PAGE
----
Senior Support Timeline from Washington High School
UChicago Network for College Success

Thrive Senior Seminar Curriculum: Scope & Sequence.
UChicago Network for College Success
College Success Seminar, detailed lesson planning tool

Senior Presentation on College Planning
UChicago Network for College Success
Presentation for high school seniors on steps to take and factors to consider in planning for college. Well done and very helpful.

Senior Day of Action Guidelines
UChicago Network for College Success
Sample guidelines from Tilden HS for volunteers to have one-on-one conversations with students early in their senior year to help them clarify their postsecondary thinking and planning. Very helpful.

Senior Passport: Tracking Postsecondary Milestones
UChicago Network for College Success
Two sample “passports” used to guide seniors through the steps involved in successful college planning and application. Very helpful. Also follow this link to the 2nd resource.

Ramping up for college readiness in Minnesota high schools: Implementation of a schoolwide program
REL, 2016
Implementation and impact of a college readiness and navigation program in a cohort of primarily rural and suburban Minnesota schools.

RESOURCES

  • Developing Systems to Monitor College Applications
    Chicago Network for College Success, 2018
    Excellent series of videos offering step-by-step hands-on guidance for developing a data system that will enable counselors to support the right students at the right to to apply to the right colleges.
  • From High School to the Future: Potholes on the Road to College
    UChicago Consortium for Chicago School Research, 2008
    Identifies the challenges that prevented over half of qualified Chicago public school students from actually enrolling in college, and even more from enrolling in colleges at the selectivity level for which they were qualified.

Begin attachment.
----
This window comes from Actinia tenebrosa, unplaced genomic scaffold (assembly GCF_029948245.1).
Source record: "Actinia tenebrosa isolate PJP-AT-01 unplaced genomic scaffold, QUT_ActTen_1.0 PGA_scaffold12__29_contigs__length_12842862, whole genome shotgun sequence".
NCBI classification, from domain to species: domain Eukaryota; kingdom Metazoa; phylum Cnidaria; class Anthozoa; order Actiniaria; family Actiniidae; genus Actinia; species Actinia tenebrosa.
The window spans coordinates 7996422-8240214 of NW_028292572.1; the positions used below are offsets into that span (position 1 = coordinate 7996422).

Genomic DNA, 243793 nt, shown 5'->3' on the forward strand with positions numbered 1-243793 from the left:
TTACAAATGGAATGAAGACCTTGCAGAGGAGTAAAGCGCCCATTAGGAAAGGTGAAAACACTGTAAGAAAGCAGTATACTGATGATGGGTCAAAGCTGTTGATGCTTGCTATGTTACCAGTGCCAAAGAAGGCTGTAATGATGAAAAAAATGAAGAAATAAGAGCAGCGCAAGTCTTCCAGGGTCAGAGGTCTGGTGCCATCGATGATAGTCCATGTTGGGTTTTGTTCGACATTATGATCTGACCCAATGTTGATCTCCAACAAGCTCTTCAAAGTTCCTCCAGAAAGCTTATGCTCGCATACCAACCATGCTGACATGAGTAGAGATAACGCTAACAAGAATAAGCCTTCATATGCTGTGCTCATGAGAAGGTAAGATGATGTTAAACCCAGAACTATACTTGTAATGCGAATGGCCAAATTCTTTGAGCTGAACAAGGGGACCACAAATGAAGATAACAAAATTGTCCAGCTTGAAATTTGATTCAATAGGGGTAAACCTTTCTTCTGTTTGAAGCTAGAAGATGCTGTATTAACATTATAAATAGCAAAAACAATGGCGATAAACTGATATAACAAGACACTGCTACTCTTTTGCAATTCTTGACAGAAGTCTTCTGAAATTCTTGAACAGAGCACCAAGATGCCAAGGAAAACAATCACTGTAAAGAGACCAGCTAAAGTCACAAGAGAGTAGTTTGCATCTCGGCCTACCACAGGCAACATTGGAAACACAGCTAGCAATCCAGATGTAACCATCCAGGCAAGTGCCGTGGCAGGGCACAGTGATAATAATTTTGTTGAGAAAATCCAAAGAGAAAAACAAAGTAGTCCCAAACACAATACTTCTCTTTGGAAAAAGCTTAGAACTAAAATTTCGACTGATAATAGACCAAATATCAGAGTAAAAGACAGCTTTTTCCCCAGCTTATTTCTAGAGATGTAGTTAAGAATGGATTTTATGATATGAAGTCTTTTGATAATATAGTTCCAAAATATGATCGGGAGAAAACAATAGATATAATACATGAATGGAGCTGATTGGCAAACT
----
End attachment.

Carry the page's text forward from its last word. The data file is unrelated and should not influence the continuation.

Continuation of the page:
• First in my Family: Supporting First- Generation College Students
    American Youth Policy Forum, Dec. 2016
    Several first-generation college students and graduates share their experiences and the supports they needed to successfully navigate the college application and enrollment process.
  • To & Through Issue Brief: College Choice
    UChicago Network for College Success
    Brief summary of the rationale for, and importance of, helping students select a college at the right selectivity level.

RESEARCH

From High School to the Future: Potholes on the Road to College
UChicago Consortium for Chicago School Research
2008
Study found that fewer than half of qualified Chicago public school students who aspired to attend four-year colleges complete the necessary steps to research, apply to, and actually enroll in colleges; of those who did so, two-thirds enrolled in colleges below the selectivity level for which they were qualified;
executive summary cited above.

“Class and the Transition to Adulthood”
A. Lareau and E. Weininger, in
Social Class: How Does It Work?
Russell Sage Foundation, 2008
Study compares engagement patterns of middle and lower class families, particularly around college search and application.

“Student Perceptions of College Opportunity: the Boston COACH Program”
C. Avery & T. Kane, in
College Choices: The Economics of Where to Go, When to Go, and How to Pay for It 
University of Chicago Press, 2004